I watched much of the first Test at Centurion.  The telecast was from British Sky Sports.  I always enjoy the chance to get some commentary away from Australia’s parochial home offerings.  Sky Sports offers a cosmopolitan commentary team and is anchored at home by some guy I don’t know with Bob Willis and Steve Harmison.  They take over during innings breaks and tea breaks etc.  During the innings break after lunch on day two, Bob Willis said something along the lines of, “Well we’ve had the entrée.  Now it is time for the main course.”

That is exactly the way I felt.  Since the start of the Test, I had been wanting to see Johnson bowl.  Notwithstanding my gratitude to Smith for allowing Australia to bat first, I was waiting for the tail to get out after lunch.  It was getting late (at night in Sydney) and I wanted to see Johnson bowl.  Willis and Johnson waxed lyrical about Johnson, they rolled the tapes of Johnson ploughing through English batsmen, with Alistair Cook being dismissed over and over and it became clear:  The English were well and truly terrorised by Johnson and they wanted South Africa to do just as badly so that they could feel like it wasn’t just them.

To that end, they were not disappointed.  If anything, Johnson’s first spell at Centurion exceeded expectations, which was no easy feat.  It took Johnson just four balls to claim his first wicket of the series and that was just his second ball to Graeme Smith.  He didn’t just get him, he plumb near killed him (OK, I’ve been watching Bonanza again).  Johnson charged to three wickets in his first four overs and South Africa did not recover.  After the match, Smith said that there would be no scarring.  They had lost a Test match.  It happens.  They just needed to regroup.

I’m not so sure about that.  Those words sound familiar.

What is so impressive about Johnson these days is his accuracy and consistency.  Graeme Smith was on strike for the first ball of the South Africa innings.  He received a short ball from Ryan Harris and pulled it to the boundary in emphatic style.  It has to be said that first ball was somewhat of a loosener.

Down the other end, it was another matter with Johnson.  He does not bowl looseners.  Johnson’s physical shape is very impressive.  He’s quite the athlete.  His first ball is always 140 plus, any spell, any time of day.  In Sydney, England started their first innings towards the end of day one.  Carberry was on strike to Johnson.  Prior to the first ball, they displayed on the scoreboard the six fastest balls of the Test (to that point).  They were credited to Staurt Broad and were in the low one hundred and forties.  Johnson opened up to Carberry and beat him comprehensively outside of off stump.  Fastest ball of the match (to that point): Mitchell Johnson.  Demonstrating that scoreboard attendants are more than just button pushers, the crowd was updated in the fastest ball of the match after every ball of that first over.  At the end of the first over, Carberry had played at every ball, not laid bat on ball and Johnson had bowled the six fastest balls of the Test match.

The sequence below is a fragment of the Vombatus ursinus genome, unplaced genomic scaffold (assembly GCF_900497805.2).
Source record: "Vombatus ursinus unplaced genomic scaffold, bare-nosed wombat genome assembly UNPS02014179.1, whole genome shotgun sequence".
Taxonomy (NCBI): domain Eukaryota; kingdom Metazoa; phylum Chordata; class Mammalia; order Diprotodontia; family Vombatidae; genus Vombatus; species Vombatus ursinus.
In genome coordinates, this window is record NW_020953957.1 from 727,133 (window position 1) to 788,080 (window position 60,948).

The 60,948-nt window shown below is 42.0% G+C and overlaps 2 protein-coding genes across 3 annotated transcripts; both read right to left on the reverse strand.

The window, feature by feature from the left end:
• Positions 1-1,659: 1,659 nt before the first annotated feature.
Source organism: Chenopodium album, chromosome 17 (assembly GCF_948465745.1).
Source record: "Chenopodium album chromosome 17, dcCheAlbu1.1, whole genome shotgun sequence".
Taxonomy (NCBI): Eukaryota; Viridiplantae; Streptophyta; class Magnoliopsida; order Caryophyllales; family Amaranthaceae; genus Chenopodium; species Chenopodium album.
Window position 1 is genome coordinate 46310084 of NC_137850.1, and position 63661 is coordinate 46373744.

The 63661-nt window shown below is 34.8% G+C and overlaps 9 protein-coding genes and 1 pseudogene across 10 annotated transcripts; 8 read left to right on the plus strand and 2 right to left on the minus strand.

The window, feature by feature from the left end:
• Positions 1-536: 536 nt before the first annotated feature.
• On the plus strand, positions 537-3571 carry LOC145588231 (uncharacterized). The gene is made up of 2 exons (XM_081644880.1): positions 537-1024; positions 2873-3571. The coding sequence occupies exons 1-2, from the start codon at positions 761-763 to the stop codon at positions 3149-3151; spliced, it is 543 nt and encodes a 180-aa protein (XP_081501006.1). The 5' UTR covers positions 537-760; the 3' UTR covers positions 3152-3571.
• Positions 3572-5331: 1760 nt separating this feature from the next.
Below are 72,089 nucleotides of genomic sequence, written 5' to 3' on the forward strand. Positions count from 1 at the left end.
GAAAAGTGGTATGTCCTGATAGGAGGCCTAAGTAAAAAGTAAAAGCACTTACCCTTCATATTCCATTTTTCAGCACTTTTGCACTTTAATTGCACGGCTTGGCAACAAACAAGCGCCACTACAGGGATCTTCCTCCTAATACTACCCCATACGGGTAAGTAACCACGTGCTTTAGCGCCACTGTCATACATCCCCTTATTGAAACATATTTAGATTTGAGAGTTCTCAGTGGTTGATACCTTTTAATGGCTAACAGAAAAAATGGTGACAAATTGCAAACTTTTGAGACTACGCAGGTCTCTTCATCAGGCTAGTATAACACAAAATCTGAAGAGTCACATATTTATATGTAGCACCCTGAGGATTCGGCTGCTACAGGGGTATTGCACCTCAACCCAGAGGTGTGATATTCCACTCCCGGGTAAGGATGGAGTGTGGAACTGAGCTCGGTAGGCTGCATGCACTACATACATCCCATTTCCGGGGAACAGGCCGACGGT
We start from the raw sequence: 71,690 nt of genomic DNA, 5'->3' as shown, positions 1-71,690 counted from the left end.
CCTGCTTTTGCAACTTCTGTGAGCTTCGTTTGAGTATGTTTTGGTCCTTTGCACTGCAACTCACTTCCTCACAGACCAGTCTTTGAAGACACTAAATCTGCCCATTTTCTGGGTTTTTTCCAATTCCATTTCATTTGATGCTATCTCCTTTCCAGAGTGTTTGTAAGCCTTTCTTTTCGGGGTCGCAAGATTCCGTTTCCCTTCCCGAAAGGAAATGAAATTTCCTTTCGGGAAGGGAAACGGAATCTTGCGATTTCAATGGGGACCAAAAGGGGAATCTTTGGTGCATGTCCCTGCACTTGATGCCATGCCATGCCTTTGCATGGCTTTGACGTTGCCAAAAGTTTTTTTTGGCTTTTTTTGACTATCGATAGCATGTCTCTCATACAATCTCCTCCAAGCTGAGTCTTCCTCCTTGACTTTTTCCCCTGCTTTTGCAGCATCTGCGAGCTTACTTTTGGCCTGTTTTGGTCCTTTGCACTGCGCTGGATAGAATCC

Which brings us back to South Africa.  Johnson took exactly two balls to dismiss Smith.  But it goes so much further than dismissing.  The word “dismissing” doesn’t say enough.  Smith likes to dominate.  He likes to bully.  He likes to be in command.  He was dismissed fending an absolute snorter from in from of his face.  It was self preservation, nothing more.  He shaped to hook but before he knew it, he was saving his own life.  Having done that, he was heading back to the pavilion.

Alviro Peterson was next to go and his mode of dismissal was also worth discussing.  He swished at a fast ball outside off stump, was done for pace and was caught behind.  It was vintage Johnson.  Johnson has dismissed countless other batsmen in such as fashion.  He has always been fast and has always done batsmen in such a manner.  But there is a difference.  In the past batsmen ‘went’ at these deliveries out of frustration, boredom even.  It was Johnson’s stock delivery, after all.  Johnson’s accuracy and hostility is now such that Petersen had a dash at that ball from sheer relief.  It wasn’t going to kill him and it may have looked, well, innocuous. What could go wrong?

Johnson has taken 49 wickets in his last six Test matches and really does look to be unstoppable.  He looks and acts mean on the field but I’m liking him off the field.  When he received the Allan Border medal, he stood at the podium trying to compose himself.  It was unexpected and anyone could see how much it meant to him.  He spoke humbly and with great appreciation.  I recall also when he received his third man-of-the-match in the Ashes series (at the close of the 4th Test, in Melbourne) that he was appreciative but remarked that he thought ‘Buck’ should have got it.